It seems everyone craves takeout lately—and the numbers prove it. A recent report from online food ordering company DoorDash found a 15% year-over-year growth for same-store pickup orders using their app and an 11% growth for same-store delivery orders. Additionally, 37% of respondents ordered delivery more often than last year, and 41% said the same for picking up an order, according to 2022 survey data.
Interest doesn't just stop there: 37% of consumers dined indoors more often than last year, and nearly 1 in 5 decided to dine al fresco more often. Whether eating at a restaurant or taking a meal to go, the message seems clear—diners value the simplicity of not having to cook a meal themselves as life slowly comes back to "normal" after the onset of the pandemic.
According to the National Restaurant Association, 62% of adults said they're more likely to order takeout or delivery now compared to before the COVID-19 pandemic. Industry sales are expected to hit $898 billion in 2022, but the industry continues to struggle with the repercussions of food shortages during the pandemic years. Six percent of operators experienced supply delays or shortages of key food or beverage items in 2021, and supply chain challenges have continued through 2022.
So how do restaurant trends from last year compare to now? Task Group looked at trends in how people ordered meals online in 2022, according to data from DoorDash and research from industry sources like the National Restaurant Association.
When ordering takeout, service is just as important for consumers as the convenience of preparing and delivering a meal. A DoorDash report found nearly 3 in 4 consumers chose a delivery method based on the quality of experience, 69% stated the importance of an accurate delivery time, and 69% valued quality customer service.
Plus, while customers could call a restaurant to order, nearly all enjoyed using a third-party app that allowed them to save their delivery information for easy checkout. Almost half said they enjoyed the convenience of having their delivery information saved (up 9% from 2021), and 44% said they wanted to be able to re-order their last meal easily. Easy checkout processes were also valued, with 41% stating they enjoyed having their payment information saved to make future orders with a click of a button.
Although takeout is popularly seen as an option for lunch and dinner, early risers also sought convenient options to get a meal in the morning. DoorDash found morning orders between 5 a.m. and 10 a.m. saw a threefold increase between 2021 and 2020, as more people considered ordering delivery for breakfast and brunch. Who wouldn't want a cup of coffee quickly delivered to their door?
Thirty-seven percent of consumers said they preferred ordering through a third-party delivery platform—up 10% compared to 2021. Only 18% of consumers preferred calling a restaurant directly, down from 27% last year.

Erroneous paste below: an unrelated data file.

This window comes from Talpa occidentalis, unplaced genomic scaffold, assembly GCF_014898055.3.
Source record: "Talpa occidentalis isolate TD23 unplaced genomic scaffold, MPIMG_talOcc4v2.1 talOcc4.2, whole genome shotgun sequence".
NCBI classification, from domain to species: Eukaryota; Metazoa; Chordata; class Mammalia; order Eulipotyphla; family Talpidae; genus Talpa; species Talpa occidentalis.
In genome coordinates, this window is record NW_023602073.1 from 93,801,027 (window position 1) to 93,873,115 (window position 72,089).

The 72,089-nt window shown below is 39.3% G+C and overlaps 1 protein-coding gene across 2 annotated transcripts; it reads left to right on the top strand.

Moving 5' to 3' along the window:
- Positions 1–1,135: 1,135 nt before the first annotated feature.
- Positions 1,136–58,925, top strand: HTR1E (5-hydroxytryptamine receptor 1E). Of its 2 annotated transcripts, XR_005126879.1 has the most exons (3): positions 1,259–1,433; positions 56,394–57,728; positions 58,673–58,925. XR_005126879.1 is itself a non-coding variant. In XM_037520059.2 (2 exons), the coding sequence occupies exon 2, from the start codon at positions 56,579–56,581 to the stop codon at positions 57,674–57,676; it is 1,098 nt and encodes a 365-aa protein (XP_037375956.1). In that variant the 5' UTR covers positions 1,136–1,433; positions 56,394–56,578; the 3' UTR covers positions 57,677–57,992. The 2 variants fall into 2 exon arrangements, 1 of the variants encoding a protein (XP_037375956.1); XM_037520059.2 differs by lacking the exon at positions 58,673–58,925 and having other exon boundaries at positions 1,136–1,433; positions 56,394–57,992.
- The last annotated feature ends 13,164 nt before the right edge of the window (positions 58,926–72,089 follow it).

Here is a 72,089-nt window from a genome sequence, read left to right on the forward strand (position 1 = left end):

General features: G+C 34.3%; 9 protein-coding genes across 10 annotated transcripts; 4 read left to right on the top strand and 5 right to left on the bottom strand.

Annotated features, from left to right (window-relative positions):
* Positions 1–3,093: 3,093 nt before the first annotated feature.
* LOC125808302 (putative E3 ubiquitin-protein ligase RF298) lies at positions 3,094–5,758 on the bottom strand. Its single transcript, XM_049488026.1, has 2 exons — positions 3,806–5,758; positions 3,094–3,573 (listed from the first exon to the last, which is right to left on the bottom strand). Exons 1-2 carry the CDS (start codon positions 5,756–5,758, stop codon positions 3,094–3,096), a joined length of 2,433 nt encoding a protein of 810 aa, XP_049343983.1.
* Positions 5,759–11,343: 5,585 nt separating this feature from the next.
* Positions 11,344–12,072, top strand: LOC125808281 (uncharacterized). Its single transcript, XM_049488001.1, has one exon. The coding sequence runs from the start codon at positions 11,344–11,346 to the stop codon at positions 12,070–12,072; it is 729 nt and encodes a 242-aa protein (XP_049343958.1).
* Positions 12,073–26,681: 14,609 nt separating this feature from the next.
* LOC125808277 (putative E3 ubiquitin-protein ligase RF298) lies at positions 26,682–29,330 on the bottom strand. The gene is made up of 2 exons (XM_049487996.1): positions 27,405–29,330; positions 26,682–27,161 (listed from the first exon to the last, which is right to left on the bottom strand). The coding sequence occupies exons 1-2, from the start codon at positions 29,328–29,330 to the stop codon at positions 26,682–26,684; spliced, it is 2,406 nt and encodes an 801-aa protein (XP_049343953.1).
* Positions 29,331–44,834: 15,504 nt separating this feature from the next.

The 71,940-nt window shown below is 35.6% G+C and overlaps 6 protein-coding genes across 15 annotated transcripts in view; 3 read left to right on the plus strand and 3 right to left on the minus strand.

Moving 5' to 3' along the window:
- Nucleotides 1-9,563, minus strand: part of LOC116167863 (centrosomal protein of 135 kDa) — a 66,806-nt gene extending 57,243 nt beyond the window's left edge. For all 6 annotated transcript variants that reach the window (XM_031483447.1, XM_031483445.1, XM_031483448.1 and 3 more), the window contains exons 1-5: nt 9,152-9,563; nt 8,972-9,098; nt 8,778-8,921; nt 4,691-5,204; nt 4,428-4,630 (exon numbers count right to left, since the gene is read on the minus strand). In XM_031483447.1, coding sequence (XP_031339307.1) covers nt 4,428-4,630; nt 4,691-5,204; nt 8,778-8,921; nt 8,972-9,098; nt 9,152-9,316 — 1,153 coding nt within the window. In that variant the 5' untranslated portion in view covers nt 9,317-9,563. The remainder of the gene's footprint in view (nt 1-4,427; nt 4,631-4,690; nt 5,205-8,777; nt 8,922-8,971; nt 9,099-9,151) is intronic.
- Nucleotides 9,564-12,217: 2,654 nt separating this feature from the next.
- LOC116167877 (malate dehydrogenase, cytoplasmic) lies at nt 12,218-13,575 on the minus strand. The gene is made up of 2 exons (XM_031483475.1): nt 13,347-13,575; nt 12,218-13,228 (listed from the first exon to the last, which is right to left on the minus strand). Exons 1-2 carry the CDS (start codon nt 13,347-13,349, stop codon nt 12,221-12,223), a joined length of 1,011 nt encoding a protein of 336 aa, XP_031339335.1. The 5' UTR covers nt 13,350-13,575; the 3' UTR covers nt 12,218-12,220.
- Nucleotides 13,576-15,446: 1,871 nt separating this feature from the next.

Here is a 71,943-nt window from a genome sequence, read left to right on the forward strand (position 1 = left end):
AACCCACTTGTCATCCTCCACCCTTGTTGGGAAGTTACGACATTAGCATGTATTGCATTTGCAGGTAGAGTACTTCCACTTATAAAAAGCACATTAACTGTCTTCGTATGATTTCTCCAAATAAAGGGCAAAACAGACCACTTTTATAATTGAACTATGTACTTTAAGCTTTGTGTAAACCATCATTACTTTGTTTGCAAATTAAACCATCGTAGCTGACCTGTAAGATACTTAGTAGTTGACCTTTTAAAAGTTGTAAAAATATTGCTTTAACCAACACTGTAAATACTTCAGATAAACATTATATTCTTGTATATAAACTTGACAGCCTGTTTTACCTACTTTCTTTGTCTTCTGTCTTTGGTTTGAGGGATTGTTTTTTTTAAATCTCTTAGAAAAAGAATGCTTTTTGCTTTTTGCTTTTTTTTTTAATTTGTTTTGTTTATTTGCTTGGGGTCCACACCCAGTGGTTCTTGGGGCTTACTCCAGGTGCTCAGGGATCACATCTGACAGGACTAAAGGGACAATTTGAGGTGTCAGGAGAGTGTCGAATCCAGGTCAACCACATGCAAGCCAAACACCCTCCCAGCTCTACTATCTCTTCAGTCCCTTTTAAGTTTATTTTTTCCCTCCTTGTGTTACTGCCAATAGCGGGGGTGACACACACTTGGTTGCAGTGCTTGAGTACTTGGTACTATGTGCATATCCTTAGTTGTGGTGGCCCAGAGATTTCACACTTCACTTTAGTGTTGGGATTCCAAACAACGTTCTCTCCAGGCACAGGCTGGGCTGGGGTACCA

Some consumers still ordered from the restaurant—but without picking up the phone. Thirty-eight percent said they preferred to order their delivery from a restaurant's website or app, allowing them to order on a device without calling or using a third-party system. However, the use of a restaurant's website or app has decreased, down 5% from last year.
The convenience of having food delivered is also beneficial for consumers still worried about possible COVID-19 exposure—29% said they avoided going to restaurants for this reason. Half of consumers said ordering delivery was more convenient than picking up, especially when 2 in 5 customers preferred not to go out.
Along with the ease of use and convenience of an app, consumers said familiarity was key to their ordering experience. Nineteen percent of consumers said returning to a third-party app they are familiar with to order food was crucial to making their takeout experience easier.
DoorDash users had a specific hankering for American and Mexican food. Between January and March 2022, the most popular items ordered on DoorDash included french fries, burritos and burrito bowls, chicken nuggets and sandwiches, hash browns, and cheeseburgers.
DoorDash users also craved Japanese, Italian, and Chinese food throughout the beginning of the year.
Plus, ordering the main meal wasn't enough: DoorDash noted that consumers increasingly added appetizers, sides, and beverages to their meals.
Even though consumers continued going to restaurants, DoorDash's data showed more people preferred ordering takeout or picking up versus indoor dining. Eighty-six percent of consumers said they ordered takeout and pickup as much or even more than last year; 83% said they ordered more delivery.
While more than half of adults said they aren't eating at restaurants as often as they desired, according to the National Restaurant Association, the convenience of ordering takeout or delivery from a third-party app seemed to interest consumers looking for an easy way to get good food on the table.
This story originally appeared on Task Group and was produced and distributed in partnership with Stacker Studio.